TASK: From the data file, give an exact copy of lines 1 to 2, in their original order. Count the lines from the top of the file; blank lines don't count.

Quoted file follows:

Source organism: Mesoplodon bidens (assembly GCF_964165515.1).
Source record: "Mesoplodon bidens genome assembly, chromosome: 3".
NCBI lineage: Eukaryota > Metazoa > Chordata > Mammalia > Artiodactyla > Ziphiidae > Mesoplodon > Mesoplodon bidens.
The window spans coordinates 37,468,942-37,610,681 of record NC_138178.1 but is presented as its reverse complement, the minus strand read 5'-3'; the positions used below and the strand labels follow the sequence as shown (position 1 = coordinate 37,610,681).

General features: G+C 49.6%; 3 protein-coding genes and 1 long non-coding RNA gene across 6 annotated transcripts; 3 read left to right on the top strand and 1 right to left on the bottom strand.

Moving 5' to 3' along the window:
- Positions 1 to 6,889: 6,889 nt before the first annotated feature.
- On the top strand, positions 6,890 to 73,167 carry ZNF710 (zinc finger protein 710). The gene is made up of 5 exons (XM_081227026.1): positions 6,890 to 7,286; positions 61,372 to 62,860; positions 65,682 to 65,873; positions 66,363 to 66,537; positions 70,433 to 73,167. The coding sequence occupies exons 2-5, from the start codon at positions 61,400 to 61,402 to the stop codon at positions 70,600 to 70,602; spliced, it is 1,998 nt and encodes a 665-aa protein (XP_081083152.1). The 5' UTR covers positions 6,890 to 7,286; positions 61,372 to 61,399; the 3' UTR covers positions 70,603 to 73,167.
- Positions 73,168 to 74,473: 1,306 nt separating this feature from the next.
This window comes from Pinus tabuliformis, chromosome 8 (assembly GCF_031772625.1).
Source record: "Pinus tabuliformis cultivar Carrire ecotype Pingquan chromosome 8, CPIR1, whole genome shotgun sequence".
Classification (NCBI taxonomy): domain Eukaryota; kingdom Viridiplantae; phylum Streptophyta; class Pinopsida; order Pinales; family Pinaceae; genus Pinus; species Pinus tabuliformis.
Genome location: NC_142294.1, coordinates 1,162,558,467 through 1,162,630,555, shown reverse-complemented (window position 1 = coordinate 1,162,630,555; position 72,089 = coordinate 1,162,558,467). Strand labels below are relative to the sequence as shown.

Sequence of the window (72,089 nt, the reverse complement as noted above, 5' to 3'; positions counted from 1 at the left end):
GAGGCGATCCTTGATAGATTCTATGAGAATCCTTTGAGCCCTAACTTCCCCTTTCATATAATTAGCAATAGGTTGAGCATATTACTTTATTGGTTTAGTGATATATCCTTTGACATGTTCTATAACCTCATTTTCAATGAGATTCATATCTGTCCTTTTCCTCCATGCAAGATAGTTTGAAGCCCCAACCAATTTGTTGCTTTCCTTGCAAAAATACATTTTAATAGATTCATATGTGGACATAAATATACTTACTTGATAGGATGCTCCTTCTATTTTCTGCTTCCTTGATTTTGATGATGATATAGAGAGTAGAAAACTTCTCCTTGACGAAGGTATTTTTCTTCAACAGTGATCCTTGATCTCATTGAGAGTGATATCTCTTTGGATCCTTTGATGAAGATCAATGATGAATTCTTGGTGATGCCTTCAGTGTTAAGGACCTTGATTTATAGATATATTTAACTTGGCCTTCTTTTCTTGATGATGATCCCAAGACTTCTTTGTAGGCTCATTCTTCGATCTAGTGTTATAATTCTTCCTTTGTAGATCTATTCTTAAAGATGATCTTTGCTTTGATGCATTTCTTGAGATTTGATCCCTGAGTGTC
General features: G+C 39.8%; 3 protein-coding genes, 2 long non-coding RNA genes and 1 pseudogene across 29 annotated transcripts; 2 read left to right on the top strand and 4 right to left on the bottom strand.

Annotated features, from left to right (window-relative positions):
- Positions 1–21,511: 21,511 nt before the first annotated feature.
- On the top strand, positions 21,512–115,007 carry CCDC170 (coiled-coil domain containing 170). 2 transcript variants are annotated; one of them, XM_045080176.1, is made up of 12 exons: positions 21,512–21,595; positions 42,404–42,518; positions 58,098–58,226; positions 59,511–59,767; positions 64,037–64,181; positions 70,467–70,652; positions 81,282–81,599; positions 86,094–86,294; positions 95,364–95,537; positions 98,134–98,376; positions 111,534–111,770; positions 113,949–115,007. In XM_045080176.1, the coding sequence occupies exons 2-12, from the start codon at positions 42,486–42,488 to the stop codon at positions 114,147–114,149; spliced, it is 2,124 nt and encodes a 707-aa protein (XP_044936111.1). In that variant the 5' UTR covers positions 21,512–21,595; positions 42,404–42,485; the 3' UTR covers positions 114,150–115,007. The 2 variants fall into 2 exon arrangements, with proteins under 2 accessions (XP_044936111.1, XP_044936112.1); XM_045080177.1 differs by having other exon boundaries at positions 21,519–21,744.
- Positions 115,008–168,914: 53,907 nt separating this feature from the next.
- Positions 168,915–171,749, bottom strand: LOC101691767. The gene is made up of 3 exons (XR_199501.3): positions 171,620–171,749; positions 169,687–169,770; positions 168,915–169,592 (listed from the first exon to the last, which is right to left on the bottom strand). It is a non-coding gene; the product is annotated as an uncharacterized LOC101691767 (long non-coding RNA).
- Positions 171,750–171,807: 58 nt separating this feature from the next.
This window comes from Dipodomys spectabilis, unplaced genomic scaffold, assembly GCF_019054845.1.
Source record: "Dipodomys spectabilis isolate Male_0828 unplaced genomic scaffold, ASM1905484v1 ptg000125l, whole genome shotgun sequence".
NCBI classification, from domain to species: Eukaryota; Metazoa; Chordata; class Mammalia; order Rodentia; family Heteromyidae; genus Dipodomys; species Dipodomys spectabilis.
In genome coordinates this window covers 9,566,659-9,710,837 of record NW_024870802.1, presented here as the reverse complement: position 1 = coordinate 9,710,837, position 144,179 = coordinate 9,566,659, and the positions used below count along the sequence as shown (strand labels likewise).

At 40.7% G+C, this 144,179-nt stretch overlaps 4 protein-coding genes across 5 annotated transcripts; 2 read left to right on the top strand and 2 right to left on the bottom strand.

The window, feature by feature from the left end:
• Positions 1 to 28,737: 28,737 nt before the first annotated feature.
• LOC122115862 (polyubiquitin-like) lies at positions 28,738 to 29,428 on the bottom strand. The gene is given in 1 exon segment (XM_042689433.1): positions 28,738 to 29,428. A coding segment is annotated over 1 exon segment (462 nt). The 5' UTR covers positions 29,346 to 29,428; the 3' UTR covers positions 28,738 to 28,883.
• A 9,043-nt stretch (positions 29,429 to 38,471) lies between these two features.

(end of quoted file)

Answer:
Source organism: Mesoplodon bidens (assembly GCF_964165515.1).
Source record: "Mesoplodon bidens genome assembly, chromosome: 3".